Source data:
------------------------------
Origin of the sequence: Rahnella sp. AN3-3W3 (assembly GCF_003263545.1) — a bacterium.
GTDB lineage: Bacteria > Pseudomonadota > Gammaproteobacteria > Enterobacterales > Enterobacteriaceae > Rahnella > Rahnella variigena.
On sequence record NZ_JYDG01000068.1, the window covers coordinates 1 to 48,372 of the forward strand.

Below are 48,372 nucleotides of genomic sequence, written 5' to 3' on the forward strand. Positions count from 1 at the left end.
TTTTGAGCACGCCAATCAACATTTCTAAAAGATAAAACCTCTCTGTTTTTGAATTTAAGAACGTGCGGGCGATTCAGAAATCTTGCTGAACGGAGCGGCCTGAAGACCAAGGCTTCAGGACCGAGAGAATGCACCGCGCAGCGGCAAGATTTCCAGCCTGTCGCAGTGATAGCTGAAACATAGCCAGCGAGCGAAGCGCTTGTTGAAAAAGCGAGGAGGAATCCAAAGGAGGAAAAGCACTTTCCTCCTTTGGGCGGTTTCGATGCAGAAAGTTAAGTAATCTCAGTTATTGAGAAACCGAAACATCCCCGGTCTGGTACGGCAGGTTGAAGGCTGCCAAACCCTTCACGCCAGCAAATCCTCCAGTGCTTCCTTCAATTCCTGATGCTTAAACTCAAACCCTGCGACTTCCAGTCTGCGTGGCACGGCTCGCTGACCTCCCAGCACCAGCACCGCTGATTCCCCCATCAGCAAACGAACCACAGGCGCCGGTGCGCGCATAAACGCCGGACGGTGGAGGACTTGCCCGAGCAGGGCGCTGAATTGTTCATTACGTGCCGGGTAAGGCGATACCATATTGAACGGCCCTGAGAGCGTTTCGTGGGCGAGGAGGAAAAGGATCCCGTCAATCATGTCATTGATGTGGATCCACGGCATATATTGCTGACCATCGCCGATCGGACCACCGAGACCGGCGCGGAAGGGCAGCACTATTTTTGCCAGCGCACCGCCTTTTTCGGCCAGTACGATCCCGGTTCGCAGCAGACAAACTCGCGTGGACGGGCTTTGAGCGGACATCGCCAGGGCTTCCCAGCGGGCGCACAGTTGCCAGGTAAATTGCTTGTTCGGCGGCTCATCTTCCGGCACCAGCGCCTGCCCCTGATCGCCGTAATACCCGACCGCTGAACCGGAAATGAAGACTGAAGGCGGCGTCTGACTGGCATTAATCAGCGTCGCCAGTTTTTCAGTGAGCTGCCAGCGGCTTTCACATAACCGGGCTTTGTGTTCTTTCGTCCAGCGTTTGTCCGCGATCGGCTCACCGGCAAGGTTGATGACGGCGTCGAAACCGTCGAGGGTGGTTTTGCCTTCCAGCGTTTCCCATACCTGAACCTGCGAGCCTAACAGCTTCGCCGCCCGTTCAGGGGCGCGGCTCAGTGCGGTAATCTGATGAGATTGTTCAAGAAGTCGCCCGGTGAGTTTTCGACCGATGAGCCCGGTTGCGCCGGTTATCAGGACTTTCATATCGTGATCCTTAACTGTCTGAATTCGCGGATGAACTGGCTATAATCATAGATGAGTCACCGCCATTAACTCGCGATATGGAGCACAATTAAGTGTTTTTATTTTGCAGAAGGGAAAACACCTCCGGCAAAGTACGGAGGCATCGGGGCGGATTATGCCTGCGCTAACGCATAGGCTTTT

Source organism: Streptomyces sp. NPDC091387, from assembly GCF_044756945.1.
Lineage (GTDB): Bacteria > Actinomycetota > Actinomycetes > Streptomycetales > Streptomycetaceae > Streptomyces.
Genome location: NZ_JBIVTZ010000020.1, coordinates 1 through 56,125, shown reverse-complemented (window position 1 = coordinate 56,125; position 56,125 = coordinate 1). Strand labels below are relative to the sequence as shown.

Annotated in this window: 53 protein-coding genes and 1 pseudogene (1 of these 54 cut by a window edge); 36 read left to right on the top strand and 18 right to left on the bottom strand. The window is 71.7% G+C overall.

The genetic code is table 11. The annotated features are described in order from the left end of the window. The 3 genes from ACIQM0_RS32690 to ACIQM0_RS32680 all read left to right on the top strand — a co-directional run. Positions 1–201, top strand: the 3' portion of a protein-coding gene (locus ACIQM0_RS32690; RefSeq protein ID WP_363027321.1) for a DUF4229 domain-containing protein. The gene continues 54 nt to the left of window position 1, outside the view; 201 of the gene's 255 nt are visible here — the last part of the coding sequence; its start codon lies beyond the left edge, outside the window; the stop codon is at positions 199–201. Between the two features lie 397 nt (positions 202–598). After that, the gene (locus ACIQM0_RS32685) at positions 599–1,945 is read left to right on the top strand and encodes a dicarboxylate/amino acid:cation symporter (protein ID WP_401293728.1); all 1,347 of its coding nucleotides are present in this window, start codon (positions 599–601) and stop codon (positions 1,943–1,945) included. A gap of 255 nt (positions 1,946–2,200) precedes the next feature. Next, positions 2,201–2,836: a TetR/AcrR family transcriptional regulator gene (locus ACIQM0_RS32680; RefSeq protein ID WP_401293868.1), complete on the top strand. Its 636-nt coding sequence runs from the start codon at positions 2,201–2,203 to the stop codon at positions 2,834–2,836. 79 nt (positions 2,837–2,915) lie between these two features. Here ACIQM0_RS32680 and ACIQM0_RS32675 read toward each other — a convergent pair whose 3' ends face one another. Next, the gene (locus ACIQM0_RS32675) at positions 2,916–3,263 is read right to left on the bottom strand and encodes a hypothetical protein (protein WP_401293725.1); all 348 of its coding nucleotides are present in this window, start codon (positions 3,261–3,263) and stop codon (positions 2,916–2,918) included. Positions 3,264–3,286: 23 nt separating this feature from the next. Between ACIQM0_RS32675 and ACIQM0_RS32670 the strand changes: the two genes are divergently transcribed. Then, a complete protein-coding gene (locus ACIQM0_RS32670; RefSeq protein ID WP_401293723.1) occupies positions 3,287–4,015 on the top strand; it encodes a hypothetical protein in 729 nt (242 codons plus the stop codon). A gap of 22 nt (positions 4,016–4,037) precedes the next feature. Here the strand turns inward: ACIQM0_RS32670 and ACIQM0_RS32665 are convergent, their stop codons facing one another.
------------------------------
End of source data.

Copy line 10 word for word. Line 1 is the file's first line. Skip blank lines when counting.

The genetic code is table 11. The annotated features are described in order from the left end of the window. The 3 genes from ACIQM0_RS32690 to ACIQM0_RS32680 all read left to right on the top strand — a co-directional run. Positions 1–201, top strand: the 3' portion of a protein-coding gene (locus ACIQM0_RS32690; RefSeq protein ID WP_363027321.1) for a DUF4229 domain-containing protein. The gene continues 54 nt to the left of window position 1, outside the view; 201 of the gene's 255 nt are visible here — the last part of the coding sequence; its start codon lies beyond the left edge, outside the window; the stop codon is at positions 199–201. Between the two features lie 397 nt (positions 202–598). After that, the gene (locus ACIQM0_RS32685) at positions 599–1,945 is read left to right on the top strand and encodes a dicarboxylate/amino acid:cation symporter (protein ID WP_401293728.1); all 1,347 of its coding nucleotides are present in this window, start codon (positions 599–601) and stop codon (positions 1,943–1,945) included. A gap of 255 nt (positions 1,946–2,200) precedes the next feature. Next, positions 2,201–2,836: a TetR/AcrR family transcriptional regulator gene (locus ACIQM0_RS32680; RefSeq protein ID WP_401293868.1), complete on the top strand. Its 636-nt coding sequence runs from the start codon at positions 2,201–2,203 to the stop codon at positions 2,834–2,836. 79 nt (positions 2,837–2,915) lie between these two features. Here ACIQM0_RS32680 and ACIQM0_RS32675 read toward each other — a convergent pair whose 3' ends face one another. Next, the gene (locus ACIQM0_RS32675) at positions 2,916–3,263 is read right to left on the bottom strand and encodes a hypothetical protein (protein WP_401293725.1); all 348 of its coding nucleotides are present in this window, start codon (positions 3,261–3,263) and stop codon (positions 2,916–2,918) included. Positions 3,264–3,286: 23 nt separating this feature from the next. Between ACIQM0_RS32675 and ACIQM0_RS32670 the strand changes: the two genes are divergently transcribed. Then, a complete protein-coding gene (locus ACIQM0_RS32670; RefSeq protein ID WP_401293723.1) occupies positions 3,287–4,015 on the top strand; it encodes a hypothetical protein in 729 nt (242 codons plus the stop codon). A gap of 22 nt (positions 4,016–4,037) precedes the next feature. Here the strand turns inward: ACIQM0_RS32670 and ACIQM0_RS32665 are convergent, their stop codons facing one another.